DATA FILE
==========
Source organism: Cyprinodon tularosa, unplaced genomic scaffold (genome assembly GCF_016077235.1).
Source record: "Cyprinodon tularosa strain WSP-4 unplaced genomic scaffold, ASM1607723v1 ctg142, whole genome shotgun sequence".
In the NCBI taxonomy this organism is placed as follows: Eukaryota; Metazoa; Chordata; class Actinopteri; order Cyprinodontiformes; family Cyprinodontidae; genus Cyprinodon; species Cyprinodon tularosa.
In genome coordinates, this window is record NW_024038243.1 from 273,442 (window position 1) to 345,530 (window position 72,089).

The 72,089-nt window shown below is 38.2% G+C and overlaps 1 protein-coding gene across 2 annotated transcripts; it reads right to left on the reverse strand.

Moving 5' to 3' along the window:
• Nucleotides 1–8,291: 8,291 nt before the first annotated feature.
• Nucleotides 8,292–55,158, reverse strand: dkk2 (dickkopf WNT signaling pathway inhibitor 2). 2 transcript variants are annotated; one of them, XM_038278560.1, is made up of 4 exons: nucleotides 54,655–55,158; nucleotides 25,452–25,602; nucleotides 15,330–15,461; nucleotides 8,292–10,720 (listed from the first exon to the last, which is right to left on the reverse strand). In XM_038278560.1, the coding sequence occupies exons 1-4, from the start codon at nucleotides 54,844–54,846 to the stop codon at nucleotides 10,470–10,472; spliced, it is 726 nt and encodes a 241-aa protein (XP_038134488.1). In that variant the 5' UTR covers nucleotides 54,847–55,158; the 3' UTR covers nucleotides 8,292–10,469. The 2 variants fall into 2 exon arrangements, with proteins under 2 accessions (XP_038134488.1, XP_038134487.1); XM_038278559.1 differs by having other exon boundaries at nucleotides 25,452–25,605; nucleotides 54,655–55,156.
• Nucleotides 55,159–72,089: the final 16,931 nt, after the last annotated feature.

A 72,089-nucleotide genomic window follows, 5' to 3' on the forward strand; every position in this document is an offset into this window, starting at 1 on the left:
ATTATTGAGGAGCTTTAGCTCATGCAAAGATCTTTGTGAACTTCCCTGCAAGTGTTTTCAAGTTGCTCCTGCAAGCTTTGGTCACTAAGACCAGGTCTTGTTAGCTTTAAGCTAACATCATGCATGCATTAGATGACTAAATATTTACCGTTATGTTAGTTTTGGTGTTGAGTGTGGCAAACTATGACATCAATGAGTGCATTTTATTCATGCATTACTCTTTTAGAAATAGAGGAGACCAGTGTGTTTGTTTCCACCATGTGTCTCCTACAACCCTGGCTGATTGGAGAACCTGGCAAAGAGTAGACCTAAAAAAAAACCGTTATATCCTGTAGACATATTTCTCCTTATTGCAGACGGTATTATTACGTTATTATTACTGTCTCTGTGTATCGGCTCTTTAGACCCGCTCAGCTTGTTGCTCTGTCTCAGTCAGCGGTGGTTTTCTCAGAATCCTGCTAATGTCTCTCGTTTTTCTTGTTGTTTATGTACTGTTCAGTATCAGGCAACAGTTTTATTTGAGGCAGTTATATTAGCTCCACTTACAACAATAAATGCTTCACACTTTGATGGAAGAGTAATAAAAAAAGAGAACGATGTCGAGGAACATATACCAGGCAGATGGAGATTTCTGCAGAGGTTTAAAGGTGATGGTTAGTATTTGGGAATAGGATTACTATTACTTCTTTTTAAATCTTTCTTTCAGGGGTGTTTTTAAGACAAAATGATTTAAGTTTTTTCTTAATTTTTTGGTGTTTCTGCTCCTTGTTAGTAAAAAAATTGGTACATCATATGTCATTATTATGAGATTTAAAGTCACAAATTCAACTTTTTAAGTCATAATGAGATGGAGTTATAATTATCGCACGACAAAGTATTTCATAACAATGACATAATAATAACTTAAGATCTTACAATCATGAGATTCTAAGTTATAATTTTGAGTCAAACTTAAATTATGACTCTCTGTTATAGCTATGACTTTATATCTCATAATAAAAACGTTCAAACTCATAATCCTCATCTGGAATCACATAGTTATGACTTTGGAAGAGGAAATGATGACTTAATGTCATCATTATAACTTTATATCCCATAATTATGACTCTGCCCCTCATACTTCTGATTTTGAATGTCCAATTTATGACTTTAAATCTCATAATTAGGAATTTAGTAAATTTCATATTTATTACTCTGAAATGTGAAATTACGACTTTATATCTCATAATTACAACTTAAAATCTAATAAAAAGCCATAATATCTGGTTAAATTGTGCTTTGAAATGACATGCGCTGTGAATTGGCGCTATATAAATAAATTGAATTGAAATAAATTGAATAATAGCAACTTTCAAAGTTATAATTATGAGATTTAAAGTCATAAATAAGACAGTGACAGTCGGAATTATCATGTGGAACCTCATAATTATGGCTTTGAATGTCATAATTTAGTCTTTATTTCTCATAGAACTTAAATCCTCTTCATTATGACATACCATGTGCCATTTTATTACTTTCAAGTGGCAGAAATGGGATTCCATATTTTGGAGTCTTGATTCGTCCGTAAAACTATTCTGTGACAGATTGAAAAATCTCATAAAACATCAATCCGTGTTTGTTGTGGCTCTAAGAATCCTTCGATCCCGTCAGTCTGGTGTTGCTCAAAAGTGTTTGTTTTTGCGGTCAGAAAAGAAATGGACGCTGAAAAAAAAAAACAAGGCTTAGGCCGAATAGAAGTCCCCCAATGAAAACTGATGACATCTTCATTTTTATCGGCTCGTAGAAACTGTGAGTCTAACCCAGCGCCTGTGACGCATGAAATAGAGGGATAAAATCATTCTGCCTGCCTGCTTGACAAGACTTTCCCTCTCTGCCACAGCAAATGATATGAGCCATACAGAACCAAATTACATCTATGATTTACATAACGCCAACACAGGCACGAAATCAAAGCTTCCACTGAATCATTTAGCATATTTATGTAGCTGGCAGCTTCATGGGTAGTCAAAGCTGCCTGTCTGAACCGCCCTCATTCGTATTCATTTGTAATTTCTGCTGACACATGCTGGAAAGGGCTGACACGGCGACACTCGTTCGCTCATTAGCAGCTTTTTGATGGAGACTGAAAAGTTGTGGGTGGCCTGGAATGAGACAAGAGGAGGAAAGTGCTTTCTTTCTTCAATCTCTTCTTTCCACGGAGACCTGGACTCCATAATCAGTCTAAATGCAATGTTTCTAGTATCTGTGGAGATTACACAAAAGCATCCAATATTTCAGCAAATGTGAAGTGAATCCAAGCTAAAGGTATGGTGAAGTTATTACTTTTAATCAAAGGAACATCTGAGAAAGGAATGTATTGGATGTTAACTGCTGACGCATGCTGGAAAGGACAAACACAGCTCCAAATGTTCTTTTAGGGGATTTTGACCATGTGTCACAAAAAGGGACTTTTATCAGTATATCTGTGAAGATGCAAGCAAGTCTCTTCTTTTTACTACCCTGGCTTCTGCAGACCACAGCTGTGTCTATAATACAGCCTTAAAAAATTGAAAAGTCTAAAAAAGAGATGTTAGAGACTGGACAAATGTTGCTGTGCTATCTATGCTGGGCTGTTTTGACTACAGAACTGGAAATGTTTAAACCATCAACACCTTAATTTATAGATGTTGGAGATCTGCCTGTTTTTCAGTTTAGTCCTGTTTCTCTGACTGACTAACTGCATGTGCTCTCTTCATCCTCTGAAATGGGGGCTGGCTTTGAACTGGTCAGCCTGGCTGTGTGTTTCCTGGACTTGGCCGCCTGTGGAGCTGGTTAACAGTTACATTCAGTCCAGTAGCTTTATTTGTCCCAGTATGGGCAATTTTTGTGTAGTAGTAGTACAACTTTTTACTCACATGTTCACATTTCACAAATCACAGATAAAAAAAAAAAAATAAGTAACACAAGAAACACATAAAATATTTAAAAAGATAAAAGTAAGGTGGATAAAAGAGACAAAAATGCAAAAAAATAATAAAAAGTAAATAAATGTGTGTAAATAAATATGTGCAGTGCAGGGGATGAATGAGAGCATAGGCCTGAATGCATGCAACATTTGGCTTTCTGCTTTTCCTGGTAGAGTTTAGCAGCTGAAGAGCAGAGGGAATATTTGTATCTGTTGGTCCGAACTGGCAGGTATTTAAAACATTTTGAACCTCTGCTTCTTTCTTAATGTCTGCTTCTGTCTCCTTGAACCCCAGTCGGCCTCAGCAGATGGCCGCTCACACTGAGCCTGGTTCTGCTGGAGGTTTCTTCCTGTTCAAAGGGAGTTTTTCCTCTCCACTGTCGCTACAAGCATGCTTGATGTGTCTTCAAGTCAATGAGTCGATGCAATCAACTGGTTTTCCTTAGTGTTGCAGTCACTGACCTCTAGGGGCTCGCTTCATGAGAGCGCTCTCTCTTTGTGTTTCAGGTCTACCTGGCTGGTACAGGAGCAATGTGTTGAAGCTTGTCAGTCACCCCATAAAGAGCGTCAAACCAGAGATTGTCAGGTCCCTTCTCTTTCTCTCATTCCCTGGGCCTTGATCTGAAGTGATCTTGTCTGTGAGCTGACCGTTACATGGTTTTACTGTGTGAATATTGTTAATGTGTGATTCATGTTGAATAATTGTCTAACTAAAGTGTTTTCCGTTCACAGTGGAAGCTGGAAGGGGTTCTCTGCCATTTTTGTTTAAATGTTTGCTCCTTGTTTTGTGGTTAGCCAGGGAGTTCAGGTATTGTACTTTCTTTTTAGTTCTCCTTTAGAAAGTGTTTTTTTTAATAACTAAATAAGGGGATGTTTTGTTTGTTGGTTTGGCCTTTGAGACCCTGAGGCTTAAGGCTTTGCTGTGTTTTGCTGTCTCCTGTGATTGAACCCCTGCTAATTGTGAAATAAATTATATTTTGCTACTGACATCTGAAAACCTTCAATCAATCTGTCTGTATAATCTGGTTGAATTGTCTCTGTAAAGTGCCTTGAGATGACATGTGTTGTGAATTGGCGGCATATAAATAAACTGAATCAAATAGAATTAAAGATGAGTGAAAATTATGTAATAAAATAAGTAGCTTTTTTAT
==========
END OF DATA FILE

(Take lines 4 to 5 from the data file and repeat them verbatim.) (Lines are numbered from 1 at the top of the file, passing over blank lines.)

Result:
In genome coordinates, this window is record NW_024038243.1 from 273,442 (window position 1) to 345,530 (window position 72,089).

The 72,089-nt window shown below is 38.2% G+C and overlaps 1 protein-coding gene across 2 annotated transcripts; it reads right to left on the reverse strand.